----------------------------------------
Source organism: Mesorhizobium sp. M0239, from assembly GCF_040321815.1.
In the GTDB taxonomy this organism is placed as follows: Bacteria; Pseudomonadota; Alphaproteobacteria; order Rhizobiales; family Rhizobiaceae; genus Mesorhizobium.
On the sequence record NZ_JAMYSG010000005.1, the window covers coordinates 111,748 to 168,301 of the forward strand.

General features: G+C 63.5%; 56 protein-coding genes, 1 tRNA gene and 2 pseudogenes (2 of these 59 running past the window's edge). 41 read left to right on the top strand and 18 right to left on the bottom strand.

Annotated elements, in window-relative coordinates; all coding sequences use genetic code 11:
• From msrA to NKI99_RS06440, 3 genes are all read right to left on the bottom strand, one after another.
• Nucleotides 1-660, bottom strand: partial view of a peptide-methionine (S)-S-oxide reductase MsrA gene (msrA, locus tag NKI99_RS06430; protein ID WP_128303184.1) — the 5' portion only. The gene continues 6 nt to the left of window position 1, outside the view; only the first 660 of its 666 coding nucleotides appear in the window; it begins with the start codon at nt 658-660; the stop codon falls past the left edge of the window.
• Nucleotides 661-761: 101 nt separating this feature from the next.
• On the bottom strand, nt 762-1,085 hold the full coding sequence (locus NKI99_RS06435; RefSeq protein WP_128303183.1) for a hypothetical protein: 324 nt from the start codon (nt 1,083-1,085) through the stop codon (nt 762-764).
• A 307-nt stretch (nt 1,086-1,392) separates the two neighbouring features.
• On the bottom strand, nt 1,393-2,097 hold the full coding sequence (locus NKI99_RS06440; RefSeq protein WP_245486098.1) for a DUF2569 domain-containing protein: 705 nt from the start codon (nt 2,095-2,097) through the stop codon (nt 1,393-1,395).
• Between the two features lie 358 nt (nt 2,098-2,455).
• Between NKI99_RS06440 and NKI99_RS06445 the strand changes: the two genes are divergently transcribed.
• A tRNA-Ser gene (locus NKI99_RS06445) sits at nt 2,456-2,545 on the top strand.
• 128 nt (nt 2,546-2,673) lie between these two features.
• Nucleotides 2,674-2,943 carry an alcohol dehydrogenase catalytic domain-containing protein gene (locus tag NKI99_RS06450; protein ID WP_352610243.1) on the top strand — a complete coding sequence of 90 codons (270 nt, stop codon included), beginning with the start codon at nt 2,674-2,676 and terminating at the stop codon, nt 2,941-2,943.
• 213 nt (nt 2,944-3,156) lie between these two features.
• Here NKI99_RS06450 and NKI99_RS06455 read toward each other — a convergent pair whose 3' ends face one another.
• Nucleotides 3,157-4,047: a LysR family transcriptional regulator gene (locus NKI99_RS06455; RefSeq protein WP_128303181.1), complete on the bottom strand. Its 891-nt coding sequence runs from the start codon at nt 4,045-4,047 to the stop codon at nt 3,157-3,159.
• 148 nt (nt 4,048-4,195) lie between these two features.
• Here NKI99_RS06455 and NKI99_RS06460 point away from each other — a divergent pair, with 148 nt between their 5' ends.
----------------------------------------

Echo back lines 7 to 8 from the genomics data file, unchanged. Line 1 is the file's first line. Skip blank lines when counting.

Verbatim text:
• Nucleotides 1-660, bottom strand: partial view of a peptide-methionine (S)-S-oxide reductase MsrA gene (msrA, locus tag NKI99_RS06430; protein ID WP_128303184.1) — the 5' portion only. The gene continues 6 nt to the left of window position 1, outside the view; only the first 660 of its 666 coding nucleotides appear in the window; it begins with the start codon at nt 658-660; the stop codon falls past the left edge of the window.
• Nucleotides 661-761: 101 nt separating this feature from the next.